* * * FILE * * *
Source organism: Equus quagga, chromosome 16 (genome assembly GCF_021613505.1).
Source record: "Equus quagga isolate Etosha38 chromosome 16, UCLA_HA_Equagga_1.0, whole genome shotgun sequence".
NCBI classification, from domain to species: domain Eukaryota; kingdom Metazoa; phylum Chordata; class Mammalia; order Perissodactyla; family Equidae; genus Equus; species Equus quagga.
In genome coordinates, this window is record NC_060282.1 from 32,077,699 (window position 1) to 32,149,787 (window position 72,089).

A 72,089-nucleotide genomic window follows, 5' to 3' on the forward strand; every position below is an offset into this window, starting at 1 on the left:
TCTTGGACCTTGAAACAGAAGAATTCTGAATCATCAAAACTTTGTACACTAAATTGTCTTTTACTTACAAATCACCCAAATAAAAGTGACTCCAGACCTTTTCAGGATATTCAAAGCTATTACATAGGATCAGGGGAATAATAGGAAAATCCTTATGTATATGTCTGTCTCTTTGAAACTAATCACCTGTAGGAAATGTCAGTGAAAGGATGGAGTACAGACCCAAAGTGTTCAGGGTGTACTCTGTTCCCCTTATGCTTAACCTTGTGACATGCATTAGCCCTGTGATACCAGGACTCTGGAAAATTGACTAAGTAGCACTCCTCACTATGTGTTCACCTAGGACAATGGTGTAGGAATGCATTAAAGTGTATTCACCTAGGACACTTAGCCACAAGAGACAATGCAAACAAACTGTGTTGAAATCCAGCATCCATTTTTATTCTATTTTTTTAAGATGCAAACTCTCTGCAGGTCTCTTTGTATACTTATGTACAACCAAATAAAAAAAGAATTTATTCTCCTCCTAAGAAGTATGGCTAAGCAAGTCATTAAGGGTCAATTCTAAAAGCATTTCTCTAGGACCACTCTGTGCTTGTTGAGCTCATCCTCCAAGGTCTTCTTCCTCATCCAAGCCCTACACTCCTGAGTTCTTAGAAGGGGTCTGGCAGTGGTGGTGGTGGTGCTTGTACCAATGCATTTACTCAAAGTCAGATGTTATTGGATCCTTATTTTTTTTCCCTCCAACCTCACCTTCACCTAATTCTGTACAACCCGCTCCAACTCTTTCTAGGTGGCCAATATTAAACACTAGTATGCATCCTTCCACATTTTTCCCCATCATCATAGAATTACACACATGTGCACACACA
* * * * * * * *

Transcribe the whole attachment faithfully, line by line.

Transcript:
Source organism: Equus quagga, chromosome 16 (genome assembly GCF_021613505.1).
Source record: "Equus quagga isolate Etosha38 chromosome 16, UCLA_HA_Equagga_1.0, whole genome shotgun sequence".
NCBI classification, from domain to species: domain Eukaryota; kingdom Metazoa; phylum Chordata; class Mammalia; order Perissodactyla; family Equidae; genus Equus; species Equus quagga.
In genome coordinates, this window is record NC_060282.1 from 32,077,699 (window position 1) to 32,149,787 (window position 72,089).

A 72,089-nucleotide genomic window follows, 5' to 3' on the forward strand; every position below is an offset into this window, starting at 1 on the left:
TCTTGGACCTTGAAACAGAAGAATTCTGAATCATCAAAACTTTGTACACTAAATTGTCTTTTACTTACAAATCACCCAAATAAAAGTGACTCCAGACCTTTTCAGGATATTCAAAGCTATTACATAGGATCAGGGGAATAATAGGAAAATCCTTATGTATATGTCTGTCTCTTTGAAACTAATCACCTGTAGGAAATGTCAGTGAAAGGATGGAGTACAGACCCAAAGTGTTCAGGGTGTACTCTGTTCCCCTTATGCTTAACCTTGTGACATGCATTAGCCCTGTGATACCAGGACTCTGGAAAATTGACTAAGTAGCACTCCTCACTATGTGTTCACCTAGGACAATGGTGTAGGAATGCATTAAAGTGTATTCACCTAGGACACTTAGCCACAAGAGACAATGCAAACAAACTGTGTTGAAATCCAGCATCCATTTTTATTCTATTTTTTTAAGATGCAAACTCTCTGCAGGTCTCTTTGTATACTTATGTACAACCAAATAAAAAAAGAATTTATTCTCCTCCTAAGAAGTATGGCTAAGCAAGTCATTAAGGGTCAATTCTAAAAGCATTTCTCTAGGACCACTCTGTGCTTGTTGAGCTCATCCTCCAAGGTCTTCTTCCTCATCCAAGCCCTACACTCCTGAGTTCTTAGAAGGGGTCTGGCAGTGGTGGTGGTGGTGCTTGTACCAATGCATTTACTCAAAGTCAGATGTTATTGGATCCTTATTTTTTTTCCCTCCAACCTCACCTTCACCTAATTCTGTACAACCCGCTCCAACTCTTTCTAGGTGGCCAATATTAAACACTAGTATGCATCCTTCCACATTTTTCCCCATCATCATAGAATTACACACATGTGCACACACA